California solar produced on rooftops is about to breach the next limit of 5 percent of aggregate customer peak demand. The effect could be to sunset the incredible growth of distributed solar rooftop power in the state, as utility payments are ended for future rooftop solar production.
Why is there a limt? Because utilities in California must pay homeowners who generate clean power for the grid. “Net metering” gives solar customers fair credit on their utility bills for the power they generate. There is a five percent cap on the amount of net metering that utilities must make available to customers. That limit was already raised once a couple of years ago, from about half that amount.
The state regulators at the CPUC have proposed closing that loophole and requiring utilities to calculate net metering participation in a way that permits more participation by more customers. Once there is more than five percent provided there’s no guarantee that utilities will continue to credit new solar customers for their contribution to cleaning the grid with their rooftop solar.
Most solar in California – like most urban states – is on grid: that is, the grid is the battery. Everyone who puts solar on their roof contributes to the grid, and is credited for their contribution, and takes from the grid, for example, at night, and is debited for that. It’s like rollover minutes for solar.
What is left after the resulting balance of the energy “credits and debits” is what the customer pays the utility. After you go solar, that is not much, to be honest.
My own energy habit (550 kWh a month) was costing me about $110 a month to PG&E before I went solar, and about $4 – $9 after. So you can see where the utility might balk at letting this go unchecked. Especially as, at least in PG&E’s case, they not only taught me everything I know about solar for free in their truly outstanding solar classes at the PEC in the first place. (I took their solar classes to sell solar, but turned out to have no sales ability.)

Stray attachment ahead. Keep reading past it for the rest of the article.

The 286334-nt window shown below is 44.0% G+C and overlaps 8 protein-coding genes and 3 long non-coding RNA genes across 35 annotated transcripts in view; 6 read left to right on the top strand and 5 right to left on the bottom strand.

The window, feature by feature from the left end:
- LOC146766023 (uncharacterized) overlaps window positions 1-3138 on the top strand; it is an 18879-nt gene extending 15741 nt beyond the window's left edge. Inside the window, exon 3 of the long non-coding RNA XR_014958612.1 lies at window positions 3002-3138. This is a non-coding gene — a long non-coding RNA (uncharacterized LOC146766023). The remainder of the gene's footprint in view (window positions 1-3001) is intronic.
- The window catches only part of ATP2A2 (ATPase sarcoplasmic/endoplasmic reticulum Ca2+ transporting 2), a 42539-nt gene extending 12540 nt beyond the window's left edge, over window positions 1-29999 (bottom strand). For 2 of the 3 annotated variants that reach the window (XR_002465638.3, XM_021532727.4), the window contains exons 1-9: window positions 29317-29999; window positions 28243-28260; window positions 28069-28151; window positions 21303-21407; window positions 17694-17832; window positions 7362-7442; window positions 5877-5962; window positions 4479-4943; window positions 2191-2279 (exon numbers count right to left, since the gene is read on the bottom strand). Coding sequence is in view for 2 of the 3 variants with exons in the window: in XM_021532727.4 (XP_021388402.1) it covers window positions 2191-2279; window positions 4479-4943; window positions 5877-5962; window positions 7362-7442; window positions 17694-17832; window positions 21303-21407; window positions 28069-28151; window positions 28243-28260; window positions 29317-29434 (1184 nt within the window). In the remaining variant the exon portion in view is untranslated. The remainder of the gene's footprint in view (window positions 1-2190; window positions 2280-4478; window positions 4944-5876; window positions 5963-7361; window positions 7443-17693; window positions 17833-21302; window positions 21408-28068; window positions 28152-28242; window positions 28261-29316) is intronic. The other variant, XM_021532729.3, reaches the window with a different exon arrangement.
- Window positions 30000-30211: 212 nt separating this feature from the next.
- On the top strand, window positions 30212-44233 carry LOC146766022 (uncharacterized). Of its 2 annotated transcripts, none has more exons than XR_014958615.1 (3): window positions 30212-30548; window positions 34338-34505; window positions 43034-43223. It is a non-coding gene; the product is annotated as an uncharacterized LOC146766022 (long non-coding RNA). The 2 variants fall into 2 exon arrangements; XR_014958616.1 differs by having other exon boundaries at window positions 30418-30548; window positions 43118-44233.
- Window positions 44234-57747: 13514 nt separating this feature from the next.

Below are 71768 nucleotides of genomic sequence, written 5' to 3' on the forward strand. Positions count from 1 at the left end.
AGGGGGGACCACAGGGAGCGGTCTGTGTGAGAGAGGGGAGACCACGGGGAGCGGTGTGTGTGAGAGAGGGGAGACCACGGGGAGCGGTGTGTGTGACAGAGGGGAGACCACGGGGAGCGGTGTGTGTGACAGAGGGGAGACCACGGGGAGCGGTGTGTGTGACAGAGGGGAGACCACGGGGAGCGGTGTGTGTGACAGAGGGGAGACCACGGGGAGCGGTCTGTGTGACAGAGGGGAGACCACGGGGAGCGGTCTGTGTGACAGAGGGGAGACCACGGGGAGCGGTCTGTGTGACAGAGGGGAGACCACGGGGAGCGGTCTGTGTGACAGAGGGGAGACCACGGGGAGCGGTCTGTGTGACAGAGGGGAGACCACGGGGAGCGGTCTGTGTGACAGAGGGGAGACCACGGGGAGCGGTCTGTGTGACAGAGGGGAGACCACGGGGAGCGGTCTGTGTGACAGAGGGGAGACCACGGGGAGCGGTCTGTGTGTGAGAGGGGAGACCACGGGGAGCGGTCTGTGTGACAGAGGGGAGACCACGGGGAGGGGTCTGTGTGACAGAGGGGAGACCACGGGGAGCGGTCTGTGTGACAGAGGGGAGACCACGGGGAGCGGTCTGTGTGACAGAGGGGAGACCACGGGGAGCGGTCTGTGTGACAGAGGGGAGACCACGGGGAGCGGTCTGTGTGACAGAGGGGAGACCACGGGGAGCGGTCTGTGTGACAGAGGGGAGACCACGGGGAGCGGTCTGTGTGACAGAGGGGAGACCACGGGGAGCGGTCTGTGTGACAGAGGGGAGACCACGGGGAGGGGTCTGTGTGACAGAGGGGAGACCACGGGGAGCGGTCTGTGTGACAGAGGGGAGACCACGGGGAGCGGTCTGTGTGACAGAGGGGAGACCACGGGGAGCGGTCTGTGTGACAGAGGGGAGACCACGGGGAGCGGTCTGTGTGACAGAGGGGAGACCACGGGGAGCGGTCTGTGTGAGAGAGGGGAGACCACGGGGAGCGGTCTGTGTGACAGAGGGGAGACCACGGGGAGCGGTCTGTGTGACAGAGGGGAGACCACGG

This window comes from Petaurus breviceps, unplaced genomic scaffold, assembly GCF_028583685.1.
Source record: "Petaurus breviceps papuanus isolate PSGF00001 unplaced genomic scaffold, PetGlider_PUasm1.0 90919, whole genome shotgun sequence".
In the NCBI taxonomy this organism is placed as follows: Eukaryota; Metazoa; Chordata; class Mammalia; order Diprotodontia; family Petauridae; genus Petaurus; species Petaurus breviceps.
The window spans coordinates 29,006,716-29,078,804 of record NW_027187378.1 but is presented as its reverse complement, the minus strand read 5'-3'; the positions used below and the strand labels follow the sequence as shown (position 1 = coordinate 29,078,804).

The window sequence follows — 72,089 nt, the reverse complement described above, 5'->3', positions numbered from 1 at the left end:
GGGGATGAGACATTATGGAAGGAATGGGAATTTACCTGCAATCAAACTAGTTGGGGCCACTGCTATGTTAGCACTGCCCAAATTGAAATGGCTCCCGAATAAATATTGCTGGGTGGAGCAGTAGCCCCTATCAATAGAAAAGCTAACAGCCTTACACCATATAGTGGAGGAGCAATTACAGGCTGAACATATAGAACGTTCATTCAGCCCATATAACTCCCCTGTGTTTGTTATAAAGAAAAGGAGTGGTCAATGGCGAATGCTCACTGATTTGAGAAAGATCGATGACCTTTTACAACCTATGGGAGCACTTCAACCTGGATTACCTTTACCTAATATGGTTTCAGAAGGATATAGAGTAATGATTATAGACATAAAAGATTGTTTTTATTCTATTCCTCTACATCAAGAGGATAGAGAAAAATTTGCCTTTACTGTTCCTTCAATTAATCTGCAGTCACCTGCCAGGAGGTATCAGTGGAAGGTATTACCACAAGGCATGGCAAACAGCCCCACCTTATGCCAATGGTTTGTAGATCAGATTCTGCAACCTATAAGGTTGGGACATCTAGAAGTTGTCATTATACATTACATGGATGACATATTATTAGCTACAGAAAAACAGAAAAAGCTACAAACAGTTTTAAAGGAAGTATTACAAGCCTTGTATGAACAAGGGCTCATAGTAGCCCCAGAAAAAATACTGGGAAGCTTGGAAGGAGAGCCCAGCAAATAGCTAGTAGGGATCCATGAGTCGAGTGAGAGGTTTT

PG&E also provides all their solar customers with the most incredibly informative and helpful solar call center for answering customers’ solar questions. Both of these services are world class. They seem like a really good faith attempt to encourage solar, and ironically, they helped get us to this situation that is bad for them.
Its very success has meant that the increasing numbers of smalltime solar generators impacts the three big utilities in the state. Obviously they lose a lot of money if too many people like me go from paying them over $100 to under $10 a month. (Of course, on the other hand, all those solar rooftops also mean they don’t have to build or buy that power elsewhere.)
According to Vote Solar, the big three utilities which must participate in the CSI are lobbying to have that percent limit retained.
But solar homeowners are becoming a sizable lobby ing force in their own right. An amazing 34,000 of them have contacted the CPUC to allow the limit to be raised. You can join Vote Solar’s action to support solar rooftop development.
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